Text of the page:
Lance Turner

A New Route to Wall Street

Lance Turner Editor's Note


Many of us hadn’t heard of special purpose acquisition companies, or SPACs, until last year, when they were suddenly everywhere. There were only a handful of these unusual go-public entities through 2019, when just 59 SPACs raised a combined $13.6 billion, according to SPAC Analytics, which tracks SPAC IPOs of greater than $40 million.

But in 2020, there were 248 SPACs, and last year, there were 613 of them, including one by Little Rock businessman and investor Franklin McLarty and partner Beau Blair called MDH Acquisition Corp., which raised $276 million and trades on the New York Stock Exchange under the symbol “MDH.”

Assistant Editor Marty Cook wrote last year about McLarty and Blair’s plans for MDH. Like all SPACs, MDH was in search of a private company to take public. As Cook explained, the SPAC process allows private companies to go public without the expense and complications of a traditional IPO — an alternative path to Wall Street that grew in popularity amid COVID-19.

In early 2021, The Wall Street Journal called SPACs “the hottest thing in finance.” Lots of well-known investors had them. In Arkansas, Rick Massey, the former chairman of Bear State Bank of Little Rock, brought three to market in 2020. Other SPAC-holders were people you might not expect, like Shaquille O’Neal, Colin Kaepernick and former U.S. House Speaker Paul Ryan. Each was on the hunt for promising companies to bring to their investors, who parked money with SPACs at little risk.

Last week, two SPACs with Arkansas ties made news. On Monday, R. Brad Martin, the former chairman and CEO of Saks Inc. and the next nonexecutive vice chairman of FedEx Inc. of Memphis, announced that his SPAC, Riverview Acquisition Corp. of Memphis, would combine with Scott Ford’s Westrock Coffee Co. LLC of Little Rock and take the fast-growing coffee, tea and extracts company public.

The Riverview deal values Westrock at about $1.1 billion and will deliver about $500 million in cash to the company. Westrock CFO Christopher Pledger indicated that the influx would be “a significant de-leveraging event” for the firm, which has about $310 million in debt. After Westrock refinances, it expects to have about $120 million in cash.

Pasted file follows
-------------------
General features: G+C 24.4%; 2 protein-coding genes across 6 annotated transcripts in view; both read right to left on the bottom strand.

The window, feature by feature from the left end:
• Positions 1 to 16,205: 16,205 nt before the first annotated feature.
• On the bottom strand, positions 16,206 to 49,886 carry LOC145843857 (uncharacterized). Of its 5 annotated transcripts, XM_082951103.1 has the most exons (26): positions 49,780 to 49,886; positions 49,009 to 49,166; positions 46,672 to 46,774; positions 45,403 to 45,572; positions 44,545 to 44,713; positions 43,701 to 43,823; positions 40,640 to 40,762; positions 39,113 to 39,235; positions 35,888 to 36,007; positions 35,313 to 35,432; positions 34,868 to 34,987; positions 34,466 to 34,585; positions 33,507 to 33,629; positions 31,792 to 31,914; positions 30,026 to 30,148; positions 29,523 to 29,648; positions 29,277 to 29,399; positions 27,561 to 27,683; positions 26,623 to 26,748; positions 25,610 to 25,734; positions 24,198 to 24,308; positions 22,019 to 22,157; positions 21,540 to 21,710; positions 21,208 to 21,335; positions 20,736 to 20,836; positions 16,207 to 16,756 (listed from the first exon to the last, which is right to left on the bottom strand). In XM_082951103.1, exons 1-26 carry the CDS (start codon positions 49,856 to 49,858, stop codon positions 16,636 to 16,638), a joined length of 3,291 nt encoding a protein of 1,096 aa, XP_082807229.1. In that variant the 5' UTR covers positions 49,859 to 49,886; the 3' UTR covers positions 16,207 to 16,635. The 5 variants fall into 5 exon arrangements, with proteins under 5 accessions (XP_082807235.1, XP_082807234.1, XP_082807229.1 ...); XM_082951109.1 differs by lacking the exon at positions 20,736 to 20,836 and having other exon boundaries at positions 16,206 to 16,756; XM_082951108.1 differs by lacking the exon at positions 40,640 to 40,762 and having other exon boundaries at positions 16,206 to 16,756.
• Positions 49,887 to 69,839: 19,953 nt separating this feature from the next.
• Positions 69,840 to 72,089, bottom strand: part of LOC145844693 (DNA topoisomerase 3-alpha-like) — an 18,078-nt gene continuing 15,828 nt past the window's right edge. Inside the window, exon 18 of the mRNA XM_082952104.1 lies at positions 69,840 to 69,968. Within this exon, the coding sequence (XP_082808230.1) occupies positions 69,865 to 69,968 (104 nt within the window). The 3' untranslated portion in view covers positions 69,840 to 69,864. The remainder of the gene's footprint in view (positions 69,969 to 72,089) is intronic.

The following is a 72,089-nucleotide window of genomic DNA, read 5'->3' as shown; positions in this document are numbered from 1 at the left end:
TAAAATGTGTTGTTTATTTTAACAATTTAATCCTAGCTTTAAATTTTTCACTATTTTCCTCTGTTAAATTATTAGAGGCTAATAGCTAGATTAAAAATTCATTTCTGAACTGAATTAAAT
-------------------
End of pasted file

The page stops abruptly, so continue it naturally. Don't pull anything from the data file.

Ford told investors last week that going public will allow Westrock to expand its product offerings, customer base and geographic footprint, and acquire more companies. Westrock, which leveled up in 2019 with its $405 million purchase of S&D Coffee & Tea, is eyeing 50 more acquisition targets with a combined $5 billion in revenue. Ford called the merger a “monumental milestone” that would catapult Westrock’s global efforts.

“All of us at Westrock Coffee are thrilled to join Brad and the Riverview team for the launch of what I believe will be a tremendously successful public venture,” he said.

While Riverview’s hunt appears to be over, the MDH quest continues. The same day Ford and Martin announced their deal, the McLarty/Blair SPAC canceled its own. MDH, which had announced a merger to take payment services provider Olive.com of Chicago public, said that — after months of work and the extension in December of the agreement’s outside date — the parties had agreed to cancel the deal. It makes sense that McLarty, whose family has spent a century in the auto business, was attracted to a player that promises to disrupt the car warranty game. But in a joint statement, both companies alluded to a mutual recognition that, for reasons undisclosed, the two weren’t right for one another.

“The MDH team will continue to explore opportunities to support companies that have unrecognized value, room to grow, world-class management, and leadership in a sector where MDH has deep expertise and relationships,” McLarty said.

It seems that SPACs, like IPOs or any other deal, aren’t always without complications.


Last year, Arkansas added a new firm, Montrose Environmental Group Inc. (NYSE: MEG), to its roster of publicly traded companies. Formerly of California, Montrose came to Arkansas through its acquisition of CTEH Inc. of North Little Rock.

With Westrock headed to Wall Street, Arkansas is now on track to add three more, including Envirotech Vehicles Inc. (OTCQX: EVTV), which is putting its new headquarters in Osceola, and Canoo Inc. (Nasdaq: GOEV), which is moving its HQ to northwest Arkansas.

Assuming all goes as planned, it could be that two of Arkansas’ four new public companies — Westrock and Canoo — will be the products of SPACs.


Lance Turner is the editor of Arkansas Business.